Social Media Companies

The Legal Beat: Social Media Companies License Music

What if you post a video on Facebook that you created and you want to include music from a famous recording artist’s album? Can you do it legally?

Social media companies such as Facebook are now licensing music from music labels and publishers. This can be a new source of income for music rights holders. In addition, people can now include certain music on their social media pages.

In the past, Facebook would handle user-uploaded music under the “safe harbor” provisions of the Digital Millennium Copyright Act (DMCA). The DMCA requires that users of music respond promptly to takedown requests from music rights holders, such as labels and publishers.   

According to an article in an April 27 article in Billboard magazine:

“But since December 2017, when it reached a deal with Universal Music Group (UMG) for both recordings and publishing, the company has been licensing rights that allow users to include music in personal videos and special features on it platform and its Instagram, WhatsApp, Messenger and Oculus VR services. In April 2018 Facebook started supporting licensed music on its platforms, with new in-app functions soon following.”

The Billboard article used as an example Shiggy (a social media comic) posting a short video of himself dancing to “In My Feelings” by Drake. It went viral and helped the song reach the top of Billboard’s Hot 100 chart. This showed the potential for social media as a revenue source for music rights holders.

In the past year or so, Facebook has expanded the music features it offers. In April of 2018 Facebook launched Facebook Music tools on all of its online properties. In addition to including music in videos, and messages on Facebook and Instagram, it has introduced music stickers and filters for a number of recording artists. Facebook has also “introduced products like Tiktok competitor Lip Sync Live and Songs on Profile, which “pins” a track to the top of a profile page. In February, Eminem developed the 21-minute film Marshall From Detroit, a personalized tour of his hometown, for Oculus. And Facebook has integrated Spotify and Apple Music into its platforms as partners, not competitors.” (Billboard April 27 article).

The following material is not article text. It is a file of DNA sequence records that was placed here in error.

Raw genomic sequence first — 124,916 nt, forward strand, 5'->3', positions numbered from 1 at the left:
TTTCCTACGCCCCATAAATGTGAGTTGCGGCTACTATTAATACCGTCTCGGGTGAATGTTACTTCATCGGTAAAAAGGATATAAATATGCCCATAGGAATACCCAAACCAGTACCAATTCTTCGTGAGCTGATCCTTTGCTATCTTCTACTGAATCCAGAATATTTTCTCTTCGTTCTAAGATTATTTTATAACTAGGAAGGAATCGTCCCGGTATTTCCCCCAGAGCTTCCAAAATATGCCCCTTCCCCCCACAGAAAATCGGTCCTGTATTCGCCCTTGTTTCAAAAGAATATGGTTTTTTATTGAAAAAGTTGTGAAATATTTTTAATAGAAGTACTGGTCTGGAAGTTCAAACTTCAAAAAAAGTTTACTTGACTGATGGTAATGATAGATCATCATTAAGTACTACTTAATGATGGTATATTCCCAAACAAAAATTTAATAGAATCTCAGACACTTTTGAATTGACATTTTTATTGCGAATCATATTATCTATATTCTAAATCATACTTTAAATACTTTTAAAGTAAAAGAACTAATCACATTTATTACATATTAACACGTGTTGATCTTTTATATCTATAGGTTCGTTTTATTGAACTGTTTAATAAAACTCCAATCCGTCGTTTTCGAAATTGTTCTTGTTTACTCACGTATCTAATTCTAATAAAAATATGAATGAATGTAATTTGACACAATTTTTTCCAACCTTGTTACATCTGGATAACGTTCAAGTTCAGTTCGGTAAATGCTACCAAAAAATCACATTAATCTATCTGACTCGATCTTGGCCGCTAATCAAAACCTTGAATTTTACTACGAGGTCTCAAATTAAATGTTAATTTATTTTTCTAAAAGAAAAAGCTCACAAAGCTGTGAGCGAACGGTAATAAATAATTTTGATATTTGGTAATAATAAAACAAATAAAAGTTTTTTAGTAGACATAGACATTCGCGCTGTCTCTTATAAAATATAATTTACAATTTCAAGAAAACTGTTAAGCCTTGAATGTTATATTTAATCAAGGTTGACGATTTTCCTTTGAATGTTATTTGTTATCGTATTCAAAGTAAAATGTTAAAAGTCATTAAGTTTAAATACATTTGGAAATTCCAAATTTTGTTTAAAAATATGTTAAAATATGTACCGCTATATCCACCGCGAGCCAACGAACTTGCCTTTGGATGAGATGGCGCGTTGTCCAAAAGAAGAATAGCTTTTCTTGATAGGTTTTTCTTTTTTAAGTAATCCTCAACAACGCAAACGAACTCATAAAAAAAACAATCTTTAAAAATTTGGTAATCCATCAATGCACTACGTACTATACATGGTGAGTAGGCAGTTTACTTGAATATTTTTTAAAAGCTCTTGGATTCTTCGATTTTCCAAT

So what does this all mean for those of us who want to share music on their Facebook page?   Now you can share it legally if you use the songs licensed by Facebook. Due to demand from users, Facebook created the Facebook Sound Collection, which provides access to use thousands of songs and sound effects on your Facebook pages. The songs are legal to use in videos people create on Facebook and Instagram.

Until recently, the labels and publishers viewed social media companies as competition. They have now started to work together to their mutual benefit. The music industry now views social media licensing as a substantial and growing source of income. User-generated content now represents 1.2 billion dollars of the global recorded music business. It appears this will only grow over the next few years.

GLENN LITWAK is a veteran entertainment attorney based in Santa Monica, CA. He has represented platinum-selling recording artists, Grammy-winning music producers, hit songwriters, management and production companies, music publishers and independent record labels.  Glenn is also a frequent speaker at music industry conferences around the country, such as South by Southwest and the Billboard Music in Film and TV Conference.  Email Litwak at gtllaw59@gmail.com or visit glennlitwak.com.

This article is a very brief overview of the subject matter and does not constitute legal advice.